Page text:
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What is a hallmark?

A hallmark is defined as a mark that is stamped on precious metals as a way of certifying their standard of purity. Hallmarks are very detailed and specific. They give information about:

  • who tested the metal

  • on whose behalf it was tested, and

  • what conclusion was reached

Why hallmark jewellery?

Precious metals used in jewellery tend to be used as alloys. This means that the precious metal is mixed with other elements (eg copper, nickel or manganese) to give the piece of jewellery the desired properties (eg flexibility, durability, or affordability).

It is impossible to tell how much precious metal is contained in an alloy by simply looking at it. Because of this, and due to the cost of precious metals, this may lead to fraud. In order to protect consumers and suppliers against any such potential fraud, hallmarking was introduced to confirm that jewellery containing precious metals is genuine.

In order to be hallmarked, items (eg jewellery items) must be submitted to a UK Assay Office or an Assay Office belonging to the International Convention on Hallmarking. Only Assay Offices can stamp items with hallmarks.  

Anyone who sells jewellery that is required to be hallmarked without the applicable marks is breaking the law.

Which metals need to be hallmarked?

There are 4 precious metals that must be hallmarked to be legally sold as genuine (ie to confirm that they meet the legal standard). These metals are gold, silver, platinum and palladium

Items do not need to be hallmarked if they are under the legal weight threshold for the above precious metals. These are:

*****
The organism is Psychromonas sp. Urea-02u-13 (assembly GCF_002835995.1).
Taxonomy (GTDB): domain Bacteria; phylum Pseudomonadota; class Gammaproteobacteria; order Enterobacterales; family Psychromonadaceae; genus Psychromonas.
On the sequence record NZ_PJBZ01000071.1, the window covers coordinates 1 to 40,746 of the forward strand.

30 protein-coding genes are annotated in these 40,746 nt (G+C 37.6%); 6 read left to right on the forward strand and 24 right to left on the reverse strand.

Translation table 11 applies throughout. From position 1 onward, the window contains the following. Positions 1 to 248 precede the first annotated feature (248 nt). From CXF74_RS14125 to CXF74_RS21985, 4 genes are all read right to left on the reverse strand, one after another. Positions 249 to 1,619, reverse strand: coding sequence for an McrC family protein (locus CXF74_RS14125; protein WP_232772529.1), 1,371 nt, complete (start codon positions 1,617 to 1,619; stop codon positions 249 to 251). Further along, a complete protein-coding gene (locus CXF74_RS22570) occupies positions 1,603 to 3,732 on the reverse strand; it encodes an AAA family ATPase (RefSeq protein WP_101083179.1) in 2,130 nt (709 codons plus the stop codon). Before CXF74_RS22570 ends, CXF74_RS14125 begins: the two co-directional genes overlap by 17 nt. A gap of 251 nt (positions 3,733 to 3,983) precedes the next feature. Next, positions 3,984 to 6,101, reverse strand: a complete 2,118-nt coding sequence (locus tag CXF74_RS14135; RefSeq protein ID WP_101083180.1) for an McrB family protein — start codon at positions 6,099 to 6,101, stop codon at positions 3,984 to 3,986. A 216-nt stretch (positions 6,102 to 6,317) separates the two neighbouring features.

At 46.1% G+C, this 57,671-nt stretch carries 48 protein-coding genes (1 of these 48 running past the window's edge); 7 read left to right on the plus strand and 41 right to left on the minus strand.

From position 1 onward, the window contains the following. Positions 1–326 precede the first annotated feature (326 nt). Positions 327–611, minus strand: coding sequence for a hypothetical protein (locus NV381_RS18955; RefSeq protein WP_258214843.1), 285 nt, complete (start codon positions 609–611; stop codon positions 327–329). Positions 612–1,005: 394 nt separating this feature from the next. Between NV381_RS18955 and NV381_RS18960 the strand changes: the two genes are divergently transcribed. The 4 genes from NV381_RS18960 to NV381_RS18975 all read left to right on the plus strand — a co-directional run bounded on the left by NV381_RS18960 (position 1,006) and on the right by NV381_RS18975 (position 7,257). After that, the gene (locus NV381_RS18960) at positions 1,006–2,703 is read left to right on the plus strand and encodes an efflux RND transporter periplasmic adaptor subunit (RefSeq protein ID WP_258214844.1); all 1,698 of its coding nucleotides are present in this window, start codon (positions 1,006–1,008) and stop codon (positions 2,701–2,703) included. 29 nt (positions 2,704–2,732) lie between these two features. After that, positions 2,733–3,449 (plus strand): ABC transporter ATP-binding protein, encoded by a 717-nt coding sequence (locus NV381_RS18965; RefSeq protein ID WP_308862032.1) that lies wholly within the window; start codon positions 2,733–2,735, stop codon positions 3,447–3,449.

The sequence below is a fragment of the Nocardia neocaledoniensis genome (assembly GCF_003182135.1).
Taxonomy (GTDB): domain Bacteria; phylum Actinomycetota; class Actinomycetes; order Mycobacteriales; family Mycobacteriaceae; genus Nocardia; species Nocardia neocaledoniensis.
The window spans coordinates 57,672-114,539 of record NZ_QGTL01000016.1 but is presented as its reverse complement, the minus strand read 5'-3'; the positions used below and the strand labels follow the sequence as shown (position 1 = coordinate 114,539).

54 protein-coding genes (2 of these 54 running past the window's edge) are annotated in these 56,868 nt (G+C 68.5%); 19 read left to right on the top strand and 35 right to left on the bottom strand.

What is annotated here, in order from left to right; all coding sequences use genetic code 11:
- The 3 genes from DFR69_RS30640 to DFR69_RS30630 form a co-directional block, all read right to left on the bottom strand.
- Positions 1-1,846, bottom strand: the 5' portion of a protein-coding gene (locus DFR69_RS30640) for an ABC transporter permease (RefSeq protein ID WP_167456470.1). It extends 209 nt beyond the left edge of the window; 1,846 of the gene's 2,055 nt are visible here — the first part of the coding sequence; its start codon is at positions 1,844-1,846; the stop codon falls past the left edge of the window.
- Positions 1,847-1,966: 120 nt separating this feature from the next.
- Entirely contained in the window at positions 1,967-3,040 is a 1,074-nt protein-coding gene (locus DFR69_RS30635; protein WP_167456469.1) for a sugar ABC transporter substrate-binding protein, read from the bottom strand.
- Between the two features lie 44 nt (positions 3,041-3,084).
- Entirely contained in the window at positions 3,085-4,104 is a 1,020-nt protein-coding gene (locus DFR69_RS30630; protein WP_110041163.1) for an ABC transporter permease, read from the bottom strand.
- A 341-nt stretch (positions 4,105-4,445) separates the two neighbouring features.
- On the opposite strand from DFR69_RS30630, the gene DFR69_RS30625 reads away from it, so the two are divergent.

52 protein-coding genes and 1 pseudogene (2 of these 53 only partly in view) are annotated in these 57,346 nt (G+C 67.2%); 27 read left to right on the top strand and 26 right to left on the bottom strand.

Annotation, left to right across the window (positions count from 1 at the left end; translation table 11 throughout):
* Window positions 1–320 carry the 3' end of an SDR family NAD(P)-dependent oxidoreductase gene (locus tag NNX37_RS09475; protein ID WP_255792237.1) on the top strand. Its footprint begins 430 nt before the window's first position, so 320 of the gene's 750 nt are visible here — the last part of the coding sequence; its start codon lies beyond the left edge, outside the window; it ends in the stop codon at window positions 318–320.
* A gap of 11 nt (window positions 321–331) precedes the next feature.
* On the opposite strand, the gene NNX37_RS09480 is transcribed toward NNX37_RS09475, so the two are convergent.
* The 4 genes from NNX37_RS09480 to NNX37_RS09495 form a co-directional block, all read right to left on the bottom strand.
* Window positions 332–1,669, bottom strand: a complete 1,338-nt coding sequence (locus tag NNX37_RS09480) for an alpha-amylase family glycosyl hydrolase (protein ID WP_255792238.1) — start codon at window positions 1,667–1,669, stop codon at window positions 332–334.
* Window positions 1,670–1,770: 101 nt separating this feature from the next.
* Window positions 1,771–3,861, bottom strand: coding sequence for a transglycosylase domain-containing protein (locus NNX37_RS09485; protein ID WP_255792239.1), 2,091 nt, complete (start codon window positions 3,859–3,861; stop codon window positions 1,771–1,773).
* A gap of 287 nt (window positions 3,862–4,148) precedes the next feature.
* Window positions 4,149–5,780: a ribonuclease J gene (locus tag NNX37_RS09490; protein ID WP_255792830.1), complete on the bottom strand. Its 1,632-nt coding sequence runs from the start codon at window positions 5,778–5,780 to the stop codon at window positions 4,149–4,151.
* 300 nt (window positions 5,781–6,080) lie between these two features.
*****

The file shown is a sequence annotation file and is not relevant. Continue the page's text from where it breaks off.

• 1 gram for gold

  • 7.78 grams for silver

  • 0.5 grams for platinum

  • 1 gram for palladium

Compulsory marks

Certain compulsory marks must be present on jewellery to indicate that it has been properly hallmarked. These marks are:

  • the Assay Office mark

  • the sponsor’s mark, and

  • the fineness mark

The compulsory marks convey the information that was gathered throughout the testing process. 

All 3 marks must be present. If a piece of jewellery isn’t stamped or marked with all 3 marks, it has not been properly hallmarked.

The Assay Office mark

There are only 4 different Assay Offices in the UK, which are located in London, Birmingham, Sheffield and Edinburgh. The Assay Office will stamp an Assay mark on a specific item of jewellery to identify where the goods were tested and hallmarked and by whom.

From left to right, the above are the Assay marks for London, Birmingham, Sheffield and Edinburgh.

The sponsor’s mark

A sponsor’s mark (also known as a ‘maker's mark’) is a compulsory mark. This is the registered mark of the person, business or other organisation (ie the sponsor) that submits the precious metal or article for hallmarking

Each sponsor must have their own mark that is formed from the initials of the individual or organisation. There must be at least 2 letters and these are typically surrounded by a shield shape. Each sponsor’s mark is unique.

An example of a sponsor’s mark is the London Assay Office mark:

The fineness (or ‘metal and purity’) mark

This compulsory mark is arguably the most important mark within the hallmarking process as it indicates the percentage of the precious metal used in the overall alloy making up the piece.